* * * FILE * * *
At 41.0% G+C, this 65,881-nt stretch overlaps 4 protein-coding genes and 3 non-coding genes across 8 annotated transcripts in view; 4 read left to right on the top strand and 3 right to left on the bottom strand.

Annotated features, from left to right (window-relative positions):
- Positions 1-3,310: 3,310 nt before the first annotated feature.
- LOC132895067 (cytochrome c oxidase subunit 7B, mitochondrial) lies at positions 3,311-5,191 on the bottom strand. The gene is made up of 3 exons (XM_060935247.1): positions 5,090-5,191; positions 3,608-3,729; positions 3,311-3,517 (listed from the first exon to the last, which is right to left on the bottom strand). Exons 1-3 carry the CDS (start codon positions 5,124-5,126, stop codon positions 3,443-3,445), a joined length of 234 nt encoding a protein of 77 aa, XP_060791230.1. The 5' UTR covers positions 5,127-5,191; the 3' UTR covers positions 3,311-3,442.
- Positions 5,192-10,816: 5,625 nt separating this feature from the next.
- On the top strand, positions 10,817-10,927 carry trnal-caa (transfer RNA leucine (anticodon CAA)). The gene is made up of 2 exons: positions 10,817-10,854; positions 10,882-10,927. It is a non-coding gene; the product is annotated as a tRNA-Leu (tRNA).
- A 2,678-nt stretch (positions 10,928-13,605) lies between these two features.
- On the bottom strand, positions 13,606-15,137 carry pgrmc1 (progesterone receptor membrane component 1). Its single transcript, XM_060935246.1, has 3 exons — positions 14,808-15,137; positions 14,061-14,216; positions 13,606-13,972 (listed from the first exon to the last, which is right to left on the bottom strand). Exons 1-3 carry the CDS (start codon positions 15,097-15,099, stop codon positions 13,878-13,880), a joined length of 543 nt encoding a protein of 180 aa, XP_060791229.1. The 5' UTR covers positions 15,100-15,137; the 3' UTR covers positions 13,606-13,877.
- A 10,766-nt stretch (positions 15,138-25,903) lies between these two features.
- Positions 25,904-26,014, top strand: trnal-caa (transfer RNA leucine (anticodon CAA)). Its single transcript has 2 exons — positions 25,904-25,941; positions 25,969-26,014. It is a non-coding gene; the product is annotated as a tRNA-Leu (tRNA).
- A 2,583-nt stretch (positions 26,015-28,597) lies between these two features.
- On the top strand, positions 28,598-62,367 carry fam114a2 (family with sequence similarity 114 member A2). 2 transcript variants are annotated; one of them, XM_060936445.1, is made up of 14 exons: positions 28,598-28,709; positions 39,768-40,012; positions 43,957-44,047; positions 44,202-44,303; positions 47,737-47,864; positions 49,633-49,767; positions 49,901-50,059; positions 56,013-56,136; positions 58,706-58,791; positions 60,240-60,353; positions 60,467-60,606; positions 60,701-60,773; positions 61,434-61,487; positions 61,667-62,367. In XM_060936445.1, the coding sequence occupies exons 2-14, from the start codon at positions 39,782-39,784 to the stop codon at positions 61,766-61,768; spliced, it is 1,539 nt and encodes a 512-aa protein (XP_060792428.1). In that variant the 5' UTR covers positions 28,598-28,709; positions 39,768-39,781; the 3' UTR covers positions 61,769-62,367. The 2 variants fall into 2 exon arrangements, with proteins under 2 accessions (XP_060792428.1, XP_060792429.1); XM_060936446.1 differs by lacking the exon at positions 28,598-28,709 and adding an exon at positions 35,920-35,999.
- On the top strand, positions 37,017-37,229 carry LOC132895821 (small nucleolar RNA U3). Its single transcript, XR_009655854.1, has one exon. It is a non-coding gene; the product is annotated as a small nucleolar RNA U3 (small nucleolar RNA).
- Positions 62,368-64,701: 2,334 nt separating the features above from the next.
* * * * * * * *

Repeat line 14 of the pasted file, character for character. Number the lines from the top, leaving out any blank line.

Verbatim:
- Positions 62,368-64,701: 2,334 nt separating the features above from the next.